The bottom line is if you can get up in front of a group of people and convey your knowledge of a programming topic well enough---you might find one of your students giving you your first big break into the world of Independent Contracting.

Monday, September 11, 2000

Developer Career Tip #0014---Follow up on SetFocus

Developer Career Tips #0014

Follow up on SetFocus

In my August 10th Developer Career Tip entitled "No Experience? No Problem!" I discussed a company called "SetFocus" located in Parsippany, New Jersey, about 45 miles outside of Manhattan. The company advertises that they will provide you with a 13 week intensive Visual Basic training program---in exchange, you agree to work for them for the next 9 months as a paid consultant. It sounds like a great idea--but I cautioned you that I had no personal knowledge of anyone who had gone through their training program, nor had I spoken personally with anyone from the company.

About two days after my tip was published, I received a call from Stacey Landau of SetFocus---several of her students saw the tip. Stacey and I spoke for quite a while, and I was impressed with her obvious dedication to providing outstanding Visual Basic (and now Java) training to individuals looking to get into the marketplace quickly.

Over the course of the last month, I've received several emails from current students and graduates of SetFocus attesting to the quality of the program and their satisfaction with it. One of these emails came from a former student of mine from ZDU---and his resounding endorsement of the SetFocus program means quite a lot.

All of the endorsements carry the same message--the program is demanding and intense. There is plenty of work, and you can expect an assignment every class day with at least one major project due each week. You'll also need to relocate to Parsippany for at least one year. But all of this hard work comes with a reward--at the end of the 13 week program you'll be working as a consultant for a SetFocus corporate client---some of which are located in Manhattan, a hotbed of IT work.

Once again, I think this program is great for those individuals who have IT talent and who are looking to get into the marketplace quickly. If you would like more information, check out their Web Site

I'd love to hear more about similar programs---it's hard to believe that SetFocus is the only one of its kind. If you know of any, let me know via email at

Monday, September 4, 2000

Developer Career Tip #0013---Independent Contracting for you?

Developer Career Tips #0013

Is Independent Contracting for you?

Over the course of the last few months, I've been writing tips on developing your programming career--all within the context of working for an employer. A number of readers have written to me and asked me to provide tips for going out on their own---Independent Contracting---and I'll be writing future tips to cover that topic as well.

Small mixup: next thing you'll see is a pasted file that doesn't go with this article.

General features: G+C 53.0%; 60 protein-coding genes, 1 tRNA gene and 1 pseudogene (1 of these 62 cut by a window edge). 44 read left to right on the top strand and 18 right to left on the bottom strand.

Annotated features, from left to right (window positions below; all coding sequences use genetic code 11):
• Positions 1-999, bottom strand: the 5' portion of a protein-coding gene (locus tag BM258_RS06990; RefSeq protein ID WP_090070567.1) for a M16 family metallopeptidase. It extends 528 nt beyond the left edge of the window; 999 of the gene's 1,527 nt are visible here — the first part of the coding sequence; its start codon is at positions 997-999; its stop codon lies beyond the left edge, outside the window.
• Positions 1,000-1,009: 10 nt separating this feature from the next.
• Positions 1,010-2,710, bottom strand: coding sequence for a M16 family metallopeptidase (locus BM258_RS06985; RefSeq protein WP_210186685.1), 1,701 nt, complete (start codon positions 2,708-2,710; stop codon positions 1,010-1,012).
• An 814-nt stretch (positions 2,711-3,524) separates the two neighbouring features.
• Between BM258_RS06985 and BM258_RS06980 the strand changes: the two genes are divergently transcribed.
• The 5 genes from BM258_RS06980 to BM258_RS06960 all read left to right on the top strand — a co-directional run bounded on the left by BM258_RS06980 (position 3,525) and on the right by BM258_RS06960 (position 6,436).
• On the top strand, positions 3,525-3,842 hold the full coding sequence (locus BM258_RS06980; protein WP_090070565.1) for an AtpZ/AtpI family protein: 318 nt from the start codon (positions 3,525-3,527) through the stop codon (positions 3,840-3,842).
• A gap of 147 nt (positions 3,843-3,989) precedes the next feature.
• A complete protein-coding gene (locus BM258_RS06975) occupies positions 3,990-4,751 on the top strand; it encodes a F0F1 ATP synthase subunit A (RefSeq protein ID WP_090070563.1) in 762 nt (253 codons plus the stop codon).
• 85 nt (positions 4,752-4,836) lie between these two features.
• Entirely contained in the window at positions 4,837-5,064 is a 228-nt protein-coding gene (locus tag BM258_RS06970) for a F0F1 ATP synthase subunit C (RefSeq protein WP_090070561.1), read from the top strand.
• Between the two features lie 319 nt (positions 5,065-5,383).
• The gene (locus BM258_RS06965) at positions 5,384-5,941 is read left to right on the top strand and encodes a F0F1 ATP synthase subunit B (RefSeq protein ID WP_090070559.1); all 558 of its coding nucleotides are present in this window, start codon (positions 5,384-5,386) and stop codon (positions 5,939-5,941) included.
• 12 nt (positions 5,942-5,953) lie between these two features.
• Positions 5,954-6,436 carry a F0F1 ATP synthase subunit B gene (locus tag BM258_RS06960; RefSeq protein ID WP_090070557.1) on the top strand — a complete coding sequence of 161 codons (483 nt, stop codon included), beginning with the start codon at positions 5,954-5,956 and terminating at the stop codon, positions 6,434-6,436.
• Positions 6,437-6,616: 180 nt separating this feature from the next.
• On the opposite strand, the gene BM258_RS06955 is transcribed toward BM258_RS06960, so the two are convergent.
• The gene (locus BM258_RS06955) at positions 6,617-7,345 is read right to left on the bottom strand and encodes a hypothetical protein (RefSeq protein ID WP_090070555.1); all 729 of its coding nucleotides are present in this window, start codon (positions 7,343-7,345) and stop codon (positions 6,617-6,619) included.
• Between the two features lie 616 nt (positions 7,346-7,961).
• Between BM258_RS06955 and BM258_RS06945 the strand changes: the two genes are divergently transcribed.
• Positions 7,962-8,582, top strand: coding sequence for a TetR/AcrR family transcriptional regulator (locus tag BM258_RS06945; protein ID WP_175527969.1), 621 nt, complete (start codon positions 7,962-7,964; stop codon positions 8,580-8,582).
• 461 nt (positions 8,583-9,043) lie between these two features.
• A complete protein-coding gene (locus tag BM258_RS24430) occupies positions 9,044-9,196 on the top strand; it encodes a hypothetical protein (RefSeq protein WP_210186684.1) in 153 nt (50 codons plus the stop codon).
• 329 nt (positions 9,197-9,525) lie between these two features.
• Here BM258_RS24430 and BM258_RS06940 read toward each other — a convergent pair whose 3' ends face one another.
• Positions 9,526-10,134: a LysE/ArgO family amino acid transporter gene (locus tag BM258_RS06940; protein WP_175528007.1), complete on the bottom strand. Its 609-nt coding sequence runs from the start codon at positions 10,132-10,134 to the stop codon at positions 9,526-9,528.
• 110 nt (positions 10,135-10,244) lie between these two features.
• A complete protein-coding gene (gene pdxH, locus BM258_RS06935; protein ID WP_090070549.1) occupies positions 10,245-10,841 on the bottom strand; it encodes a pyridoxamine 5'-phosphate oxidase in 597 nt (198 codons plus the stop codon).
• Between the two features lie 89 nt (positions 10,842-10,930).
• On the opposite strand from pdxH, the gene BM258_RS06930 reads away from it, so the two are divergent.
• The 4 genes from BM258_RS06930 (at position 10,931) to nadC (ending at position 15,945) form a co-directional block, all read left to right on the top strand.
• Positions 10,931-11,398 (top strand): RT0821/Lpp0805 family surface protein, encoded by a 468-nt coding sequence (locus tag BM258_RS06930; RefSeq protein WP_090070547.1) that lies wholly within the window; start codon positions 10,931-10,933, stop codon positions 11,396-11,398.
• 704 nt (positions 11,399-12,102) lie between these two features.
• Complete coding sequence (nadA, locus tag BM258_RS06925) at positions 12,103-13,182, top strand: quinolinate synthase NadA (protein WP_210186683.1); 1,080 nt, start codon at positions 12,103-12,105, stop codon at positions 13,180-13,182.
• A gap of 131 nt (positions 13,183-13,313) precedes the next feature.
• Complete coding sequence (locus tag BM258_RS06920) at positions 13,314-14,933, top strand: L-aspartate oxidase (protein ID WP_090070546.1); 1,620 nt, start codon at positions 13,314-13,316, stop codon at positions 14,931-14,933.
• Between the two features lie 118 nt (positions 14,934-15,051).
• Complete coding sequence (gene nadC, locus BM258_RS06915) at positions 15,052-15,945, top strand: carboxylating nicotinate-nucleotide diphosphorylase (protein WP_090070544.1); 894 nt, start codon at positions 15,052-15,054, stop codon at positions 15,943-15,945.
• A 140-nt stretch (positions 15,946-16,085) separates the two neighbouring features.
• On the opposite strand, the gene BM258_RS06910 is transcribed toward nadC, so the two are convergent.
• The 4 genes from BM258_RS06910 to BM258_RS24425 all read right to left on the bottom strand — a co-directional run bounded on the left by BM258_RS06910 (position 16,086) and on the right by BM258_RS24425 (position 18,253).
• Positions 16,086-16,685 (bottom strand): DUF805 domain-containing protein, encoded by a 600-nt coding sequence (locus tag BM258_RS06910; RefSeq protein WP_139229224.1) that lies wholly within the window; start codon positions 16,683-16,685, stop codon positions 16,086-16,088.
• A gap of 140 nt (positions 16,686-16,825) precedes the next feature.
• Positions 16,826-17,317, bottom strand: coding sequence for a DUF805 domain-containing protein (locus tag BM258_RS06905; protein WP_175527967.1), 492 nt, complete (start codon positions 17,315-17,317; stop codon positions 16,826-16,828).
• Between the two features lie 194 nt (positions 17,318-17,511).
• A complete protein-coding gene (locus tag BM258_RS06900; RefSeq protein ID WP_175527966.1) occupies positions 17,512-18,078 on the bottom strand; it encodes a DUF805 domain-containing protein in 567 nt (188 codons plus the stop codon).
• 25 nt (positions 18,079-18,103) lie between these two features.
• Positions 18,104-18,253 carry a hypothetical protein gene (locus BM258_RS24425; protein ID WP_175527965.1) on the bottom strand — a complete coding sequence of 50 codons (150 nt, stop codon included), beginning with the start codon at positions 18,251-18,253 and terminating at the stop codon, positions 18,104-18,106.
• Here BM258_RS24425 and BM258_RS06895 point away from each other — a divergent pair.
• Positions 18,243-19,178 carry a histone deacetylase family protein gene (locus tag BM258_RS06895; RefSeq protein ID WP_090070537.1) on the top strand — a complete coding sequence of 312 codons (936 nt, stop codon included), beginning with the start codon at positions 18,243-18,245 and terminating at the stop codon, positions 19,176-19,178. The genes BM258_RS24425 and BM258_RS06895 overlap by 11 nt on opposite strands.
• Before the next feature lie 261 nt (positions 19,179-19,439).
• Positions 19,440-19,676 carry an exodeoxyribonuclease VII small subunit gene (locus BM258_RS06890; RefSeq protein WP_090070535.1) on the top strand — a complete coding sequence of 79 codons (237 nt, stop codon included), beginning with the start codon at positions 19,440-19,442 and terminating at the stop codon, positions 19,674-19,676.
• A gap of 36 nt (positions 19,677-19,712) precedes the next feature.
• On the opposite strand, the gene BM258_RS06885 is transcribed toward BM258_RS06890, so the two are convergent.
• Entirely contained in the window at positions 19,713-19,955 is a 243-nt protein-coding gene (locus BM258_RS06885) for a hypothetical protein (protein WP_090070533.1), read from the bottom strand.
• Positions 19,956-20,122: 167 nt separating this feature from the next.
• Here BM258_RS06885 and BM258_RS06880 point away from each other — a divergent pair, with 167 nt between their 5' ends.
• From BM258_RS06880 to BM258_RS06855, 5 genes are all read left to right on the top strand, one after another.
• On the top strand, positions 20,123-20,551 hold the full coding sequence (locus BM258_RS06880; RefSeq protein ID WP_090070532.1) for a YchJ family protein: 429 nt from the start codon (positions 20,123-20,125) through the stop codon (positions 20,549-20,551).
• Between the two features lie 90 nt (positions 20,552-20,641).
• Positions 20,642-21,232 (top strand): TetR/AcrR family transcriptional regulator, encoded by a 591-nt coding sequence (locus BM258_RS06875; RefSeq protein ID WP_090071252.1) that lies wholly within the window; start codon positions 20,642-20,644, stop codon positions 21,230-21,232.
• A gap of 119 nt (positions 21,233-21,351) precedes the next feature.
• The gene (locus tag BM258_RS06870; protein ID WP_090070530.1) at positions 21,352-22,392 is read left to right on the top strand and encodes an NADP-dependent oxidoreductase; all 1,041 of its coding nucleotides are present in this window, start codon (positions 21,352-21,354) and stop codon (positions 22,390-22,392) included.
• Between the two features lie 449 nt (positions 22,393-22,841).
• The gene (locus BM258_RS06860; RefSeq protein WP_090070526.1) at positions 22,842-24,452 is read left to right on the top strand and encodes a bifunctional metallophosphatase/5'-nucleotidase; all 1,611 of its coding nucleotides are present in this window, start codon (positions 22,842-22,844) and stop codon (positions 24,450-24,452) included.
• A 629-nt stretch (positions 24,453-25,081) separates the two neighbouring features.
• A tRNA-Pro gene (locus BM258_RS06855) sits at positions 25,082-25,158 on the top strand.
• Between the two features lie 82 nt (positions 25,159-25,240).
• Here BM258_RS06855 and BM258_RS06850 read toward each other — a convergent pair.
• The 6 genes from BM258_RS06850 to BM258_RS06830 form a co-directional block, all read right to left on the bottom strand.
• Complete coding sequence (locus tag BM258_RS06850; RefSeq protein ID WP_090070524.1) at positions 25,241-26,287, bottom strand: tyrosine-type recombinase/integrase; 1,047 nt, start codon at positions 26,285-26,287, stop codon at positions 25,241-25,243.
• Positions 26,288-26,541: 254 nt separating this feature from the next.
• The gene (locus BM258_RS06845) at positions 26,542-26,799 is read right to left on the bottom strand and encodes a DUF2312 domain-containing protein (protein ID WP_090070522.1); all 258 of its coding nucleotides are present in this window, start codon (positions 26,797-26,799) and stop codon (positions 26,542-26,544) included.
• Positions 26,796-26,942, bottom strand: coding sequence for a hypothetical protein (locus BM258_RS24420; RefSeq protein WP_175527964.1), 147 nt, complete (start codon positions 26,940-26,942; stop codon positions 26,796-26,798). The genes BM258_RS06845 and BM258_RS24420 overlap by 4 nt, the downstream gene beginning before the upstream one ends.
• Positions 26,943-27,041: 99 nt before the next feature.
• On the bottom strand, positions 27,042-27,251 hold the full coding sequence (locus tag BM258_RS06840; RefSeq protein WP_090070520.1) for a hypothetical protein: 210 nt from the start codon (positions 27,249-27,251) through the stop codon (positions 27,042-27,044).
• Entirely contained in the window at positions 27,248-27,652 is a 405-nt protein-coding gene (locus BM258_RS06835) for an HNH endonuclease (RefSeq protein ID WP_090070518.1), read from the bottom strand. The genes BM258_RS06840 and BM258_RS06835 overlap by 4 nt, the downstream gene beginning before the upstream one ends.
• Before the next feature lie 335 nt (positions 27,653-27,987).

I thought I would start off with this question: How do you know that Independent Contracting is for you?

Would you like to make more money (sometimes double) for the same services you currently provide to your employer?

Are you a person who likes a variety of challenging jobs?

Would you like to change assignments (and companies) periodically?

Do you have the ability to come into a new situation and pick things up quickly and get along well with those around you?

If you answered 'yes' to one or more of these questions, then Independent Contracting could be for you. Not unexpectedly, Of course, there are some downsides.

Independent Contractors tend to earn more money (sometimes double) for the same services they would provide to an employer, but there are good reasons for that.

As an independent contractor, you'll receive a check with absolutely no taxes withheld---you are responsible for paying Federal and any applicable State and Local taxes on your own, plus you'll also need to pay Social Security Taxes. But unlike the case of an employee, you'll need to pay not only your own share of Social Security Taxes, but the share that an employer would pay on your behalf (one reason that employers like to hire Independents).

Altogether, these tax payments can account for 40% or more of your negotiated contract fee---and for those of you who don't like to be bothered with paperwork, don't discount the time and effort involved in keeping track and making timely payments to the various governmental authorities. Many of my Independent Contractor friends find the task burdensome enough to hire an accountant.

Something else to consider before making the jump to Independent Contracting is the lack of employer benefits. As an Independent, you'll receive no Health Care benefits. Finding a Health Care plan on your own is possible (I'll discuss finding a plan in future tips), but it can be very expensive.

In addition to the lack of Health Care benefits, any time an Independent Contractor takes off for Vacation, Holidays, Sick Time or Personal days means no revenue. Many of my Independent Contractor friends find the thought of taking time off without pay so abhorrent that they go long periods of time without taking a formal vacation--a very bad idea. In addition to no paid time off, there's also no friendly Employer sponsored 401K or pension plan for Independents---if you want to contribute to a 401K or a Pension plan (and you absolutely need to), you'll need to create your own (not a big deal, and I'll cover this in a future tip).

Still, taxes, paperwork, and the lack of benefits aside, the thrill of working for yourself is what drives many Independent Contractors. In future tips, I'll provide guidelines for setting fees that can ensure that you cover all of your expenses---and allow you to take time off without guilt.